✅ Breaking News - Nikola Matawalu insists that his rugby life was a gift from the gods

Source:https://www.dailymail.co.uk/sport/rug...">
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✅ Breaking News - Nikola Matawalu insists that his rugby life was a gift from the gods
#Nikola, #Matawalu, #insists, #life, #rugby, #gift, #gods
The aches of his trade, the lingering effects of illness are dismissed instantly. His eyes light up.'My first rugby ball? That is a story.' The face breaks into the sort of smile that illuminates a Glasgow winter.'I was blessed that my dad bought me a ball. It was so expensive. It was very unusual to have one. A privilege,' says Nikola Matawalu, otherwise known as Niko - and as the sort of rugby player who seems to have the unerring aptitude to inject spectators with a jolt of adrenaline. Share this article Share 'In Fiji, you play rugby as soon as you can walk but a ball was very rare when I was young,' he says of his homeland where rugby is a mandatory lifestyle rather than merely a sport.'But I will tell you the story of the ball. My father had been a military officer but he was a padre then. I would miss church every Sunday to go and play rugby. My father would smack me, give me rows. 'But then he said to me one day: "Here is a rugby ball. You will come to church on Sunday. But you can play with the ball on Mondays."'Sunday became a day of rest and religion. Rugby was the article of faith for the rest of the week. 'You have to know that rugby is just the culture in Fiji,' says Matawalu who, at 29, has dedicated his professional life to the sport.'Once you start to walk, then that is when you start playing. Simple. It is something that is there. Just there. You just do it. No one teaches you.'Sometimes we used a bottle as a ball. We would put just a little bit of water in it to give it some weight. We also used a ball of paper tied up with plastic strips. And yes, it's true, we would play with a dry coconut. It was anything that we could throw.'Everyone wanted to play. These are my early memories of life - playing Fiji touch. All the pro clubs play it now. We just called it touch. If you were touched when you had the ball, you lost possession. You went to the beach or down by the river to play. It was a simple schedule. It was play rugby whenever you had the chance.'I loved to play with the big guys. My older brother was 11 years older than me but I played with him and my other brother, my cousin, my friends. It was every afternoon.'Matawalu is now a Glasgow Warrior. He breezes into a room in Scotstoun after a team meeting, genuinely pleased at being voted the McCrea Financial Services Player of the Month and relieved that an illness that prevented him training has passed, although it has ruled him out of tomorrow's crucial European Champions Cup match against Cardiff Blues.Robbed of an intense focus on a big match, Matawalu can instead reflect on a life that is infused by rugby but has other significant ingredients, most notably his past as a member of the Fijian Navy, his duties as a human being and his responsibilities as father.His rise in rugby was swift. At 11, he was playing for the country's under-13s team and he progressed through the ranks to the national side. After an education at Suva Academy, he joined the navy patrolling t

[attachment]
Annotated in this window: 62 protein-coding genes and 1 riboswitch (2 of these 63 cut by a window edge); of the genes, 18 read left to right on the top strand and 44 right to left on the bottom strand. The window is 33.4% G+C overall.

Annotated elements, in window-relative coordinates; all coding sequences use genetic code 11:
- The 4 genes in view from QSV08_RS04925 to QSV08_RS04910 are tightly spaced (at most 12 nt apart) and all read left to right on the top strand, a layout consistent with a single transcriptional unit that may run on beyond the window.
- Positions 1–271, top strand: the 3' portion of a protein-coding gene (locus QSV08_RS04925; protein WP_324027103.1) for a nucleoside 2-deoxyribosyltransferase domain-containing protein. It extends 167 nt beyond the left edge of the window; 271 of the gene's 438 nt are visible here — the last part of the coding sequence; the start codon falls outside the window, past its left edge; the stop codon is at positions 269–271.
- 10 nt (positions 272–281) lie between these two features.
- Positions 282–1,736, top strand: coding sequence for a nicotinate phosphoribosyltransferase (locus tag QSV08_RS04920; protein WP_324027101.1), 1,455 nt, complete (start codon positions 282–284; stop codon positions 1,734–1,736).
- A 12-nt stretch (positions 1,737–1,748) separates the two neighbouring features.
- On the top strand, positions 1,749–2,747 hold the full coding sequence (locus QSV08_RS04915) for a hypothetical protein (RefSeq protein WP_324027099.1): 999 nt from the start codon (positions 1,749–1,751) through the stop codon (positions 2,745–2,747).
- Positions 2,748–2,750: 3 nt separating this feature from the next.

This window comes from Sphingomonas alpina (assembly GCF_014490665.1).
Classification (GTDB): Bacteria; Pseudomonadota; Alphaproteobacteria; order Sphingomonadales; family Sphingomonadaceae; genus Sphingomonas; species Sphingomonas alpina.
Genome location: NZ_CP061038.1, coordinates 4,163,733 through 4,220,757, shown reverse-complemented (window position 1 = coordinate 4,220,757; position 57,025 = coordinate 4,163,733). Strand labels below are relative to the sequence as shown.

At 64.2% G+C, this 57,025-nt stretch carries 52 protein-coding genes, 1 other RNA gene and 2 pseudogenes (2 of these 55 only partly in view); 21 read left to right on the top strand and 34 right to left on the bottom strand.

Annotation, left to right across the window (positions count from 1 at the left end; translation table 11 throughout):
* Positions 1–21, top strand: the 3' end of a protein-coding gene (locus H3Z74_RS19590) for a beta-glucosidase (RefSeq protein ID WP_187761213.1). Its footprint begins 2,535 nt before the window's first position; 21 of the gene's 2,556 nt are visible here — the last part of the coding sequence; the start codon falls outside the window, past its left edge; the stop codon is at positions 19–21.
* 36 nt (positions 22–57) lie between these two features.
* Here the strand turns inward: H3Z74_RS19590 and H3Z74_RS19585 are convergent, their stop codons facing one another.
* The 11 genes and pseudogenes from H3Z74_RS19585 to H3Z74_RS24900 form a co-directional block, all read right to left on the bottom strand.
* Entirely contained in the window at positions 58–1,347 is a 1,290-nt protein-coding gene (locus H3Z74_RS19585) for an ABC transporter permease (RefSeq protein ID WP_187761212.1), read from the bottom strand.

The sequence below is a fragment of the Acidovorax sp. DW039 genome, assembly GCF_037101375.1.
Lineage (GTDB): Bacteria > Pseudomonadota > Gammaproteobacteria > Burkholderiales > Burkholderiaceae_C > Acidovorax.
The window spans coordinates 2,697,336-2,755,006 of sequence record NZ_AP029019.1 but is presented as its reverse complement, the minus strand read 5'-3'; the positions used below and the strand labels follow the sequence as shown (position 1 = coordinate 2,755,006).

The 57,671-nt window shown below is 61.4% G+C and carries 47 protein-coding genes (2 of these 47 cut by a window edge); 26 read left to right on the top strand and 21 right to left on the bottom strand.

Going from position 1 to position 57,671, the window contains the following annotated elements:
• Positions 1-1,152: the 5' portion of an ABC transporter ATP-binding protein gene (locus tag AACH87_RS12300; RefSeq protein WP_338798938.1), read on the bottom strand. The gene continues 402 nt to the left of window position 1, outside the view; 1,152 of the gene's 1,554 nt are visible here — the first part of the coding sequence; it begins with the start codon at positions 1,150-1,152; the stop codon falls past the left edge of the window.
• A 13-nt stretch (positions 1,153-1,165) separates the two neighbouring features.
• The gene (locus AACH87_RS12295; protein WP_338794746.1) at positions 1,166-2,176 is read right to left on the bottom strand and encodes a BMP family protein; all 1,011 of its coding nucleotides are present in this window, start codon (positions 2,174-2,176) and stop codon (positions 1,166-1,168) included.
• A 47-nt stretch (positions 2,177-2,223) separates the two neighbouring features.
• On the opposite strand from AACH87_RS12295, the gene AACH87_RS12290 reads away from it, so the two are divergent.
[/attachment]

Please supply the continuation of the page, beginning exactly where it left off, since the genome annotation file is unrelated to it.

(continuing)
Source:https://www.dailymail.co.uk/sport/rug...

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